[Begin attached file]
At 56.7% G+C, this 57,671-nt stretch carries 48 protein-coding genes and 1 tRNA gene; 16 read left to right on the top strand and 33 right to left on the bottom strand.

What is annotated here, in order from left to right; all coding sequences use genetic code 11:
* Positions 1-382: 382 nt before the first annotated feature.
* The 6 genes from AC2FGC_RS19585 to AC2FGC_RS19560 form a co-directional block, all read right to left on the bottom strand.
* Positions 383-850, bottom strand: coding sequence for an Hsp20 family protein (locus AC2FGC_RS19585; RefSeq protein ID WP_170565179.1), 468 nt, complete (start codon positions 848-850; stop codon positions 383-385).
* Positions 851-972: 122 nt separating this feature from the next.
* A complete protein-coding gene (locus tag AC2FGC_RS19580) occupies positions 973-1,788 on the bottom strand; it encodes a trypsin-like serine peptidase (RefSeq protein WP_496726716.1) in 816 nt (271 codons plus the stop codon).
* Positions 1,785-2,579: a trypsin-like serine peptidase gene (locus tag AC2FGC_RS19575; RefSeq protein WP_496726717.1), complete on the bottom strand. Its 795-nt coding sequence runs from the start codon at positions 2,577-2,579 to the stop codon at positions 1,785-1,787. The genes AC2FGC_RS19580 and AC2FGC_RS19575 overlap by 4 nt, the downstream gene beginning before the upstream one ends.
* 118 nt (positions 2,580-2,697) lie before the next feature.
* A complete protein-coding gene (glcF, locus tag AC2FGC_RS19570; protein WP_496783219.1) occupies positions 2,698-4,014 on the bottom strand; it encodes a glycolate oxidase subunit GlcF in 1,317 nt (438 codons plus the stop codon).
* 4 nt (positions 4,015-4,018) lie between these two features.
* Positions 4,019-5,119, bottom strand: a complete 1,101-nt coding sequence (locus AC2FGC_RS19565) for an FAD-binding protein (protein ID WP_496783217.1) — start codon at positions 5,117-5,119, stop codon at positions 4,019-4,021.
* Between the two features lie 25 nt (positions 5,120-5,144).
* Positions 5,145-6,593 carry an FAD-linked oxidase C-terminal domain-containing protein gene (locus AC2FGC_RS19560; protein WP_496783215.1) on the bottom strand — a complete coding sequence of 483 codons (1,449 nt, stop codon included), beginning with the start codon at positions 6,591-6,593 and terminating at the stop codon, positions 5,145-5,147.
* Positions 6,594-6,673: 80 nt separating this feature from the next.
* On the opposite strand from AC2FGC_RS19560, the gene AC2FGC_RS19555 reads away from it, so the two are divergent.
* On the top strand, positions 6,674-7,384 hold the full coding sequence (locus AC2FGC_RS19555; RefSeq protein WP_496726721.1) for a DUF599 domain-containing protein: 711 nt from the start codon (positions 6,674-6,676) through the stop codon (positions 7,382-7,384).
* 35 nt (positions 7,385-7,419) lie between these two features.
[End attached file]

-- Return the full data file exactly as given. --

At 56.7% G+C, this 57,671-nt stretch carries 48 protein-coding genes and 1 tRNA gene; 16 read left to right on the top strand and 33 right to left on the bottom strand.

What is annotated here, in order from left to right; all coding sequences use genetic code 11:
* Positions 1-382: 382 nt before the first annotated feature.
* The 6 genes from AC2FGC_RS19585 to AC2FGC_RS19560 form a co-directional block, all read right to left on the bottom strand.
* Positions 383-850, bottom strand: coding sequence for an Hsp20 family protein (locus AC2FGC_RS19585; RefSeq protein ID WP_170565179.1), 468 nt, complete (start codon positions 848-850; stop codon positions 383-385).
* Positions 851-972: 122 nt separating this feature from the next.
* A complete protein-coding gene (locus tag AC2FGC_RS19580) occupies positions 973-1,788 on the bottom strand; it encodes a trypsin-like serine peptidase (RefSeq protein WP_496726716.1) in 816 nt (271 codons plus the stop codon).
* Positions 1,785-2,579: a trypsin-like serine peptidase gene (locus tag AC2FGC_RS19575; RefSeq protein WP_496726717.1), complete on the bottom strand. Its 795-nt coding sequence runs from the start codon at positions 2,577-2,579 to the stop codon at positions 1,785-1,787. The genes AC2FGC_RS19580 and AC2FGC_RS19575 overlap by 4 nt, the downstream gene beginning before the upstream one ends.
* 118 nt (positions 2,580-2,697) lie before the next feature.
* A complete protein-coding gene (glcF, locus tag AC2FGC_RS19570; protein WP_496783219.1) occupies positions 2,698-4,014 on the bottom strand; it encodes a glycolate oxidase subunit GlcF in 1,317 nt (438 codons plus the stop codon).
* 4 nt (positions 4,015-4,018) lie between these two features.
* Positions 4,019-5,119, bottom strand: a complete 1,101-nt coding sequence (locus AC2FGC_RS19565) for an FAD-binding protein (protein ID WP_496783217.1) — start codon at positions 5,117-5,119, stop codon at positions 4,019-4,021.
* Between the two features lie 25 nt (positions 5,120-5,144).
* Positions 5,145-6,593 carry an FAD-linked oxidase C-terminal domain-containing protein gene (locus AC2FGC_RS19560; protein WP_496783215.1) on the bottom strand — a complete coding sequence of 483 codons (1,449 nt, stop codon included), beginning with the start codon at positions 6,591-6,593 and terminating at the stop codon, positions 5,145-5,147.
* Positions 6,594-6,673: 80 nt separating this feature from the next.
* On the opposite strand from AC2FGC_RS19560, the gene AC2FGC_RS19555 reads away from it, so the two are divergent.
* On the top strand, positions 6,674-7,384 hold the full coding sequence (locus AC2FGC_RS19555; RefSeq protein WP_496726721.1) for a DUF599 domain-containing protein: 711 nt from the start codon (positions 6,674-6,676) through the stop codon (positions 7,382-7,384).
* 35 nt (positions 7,385-7,419) lie between these two features.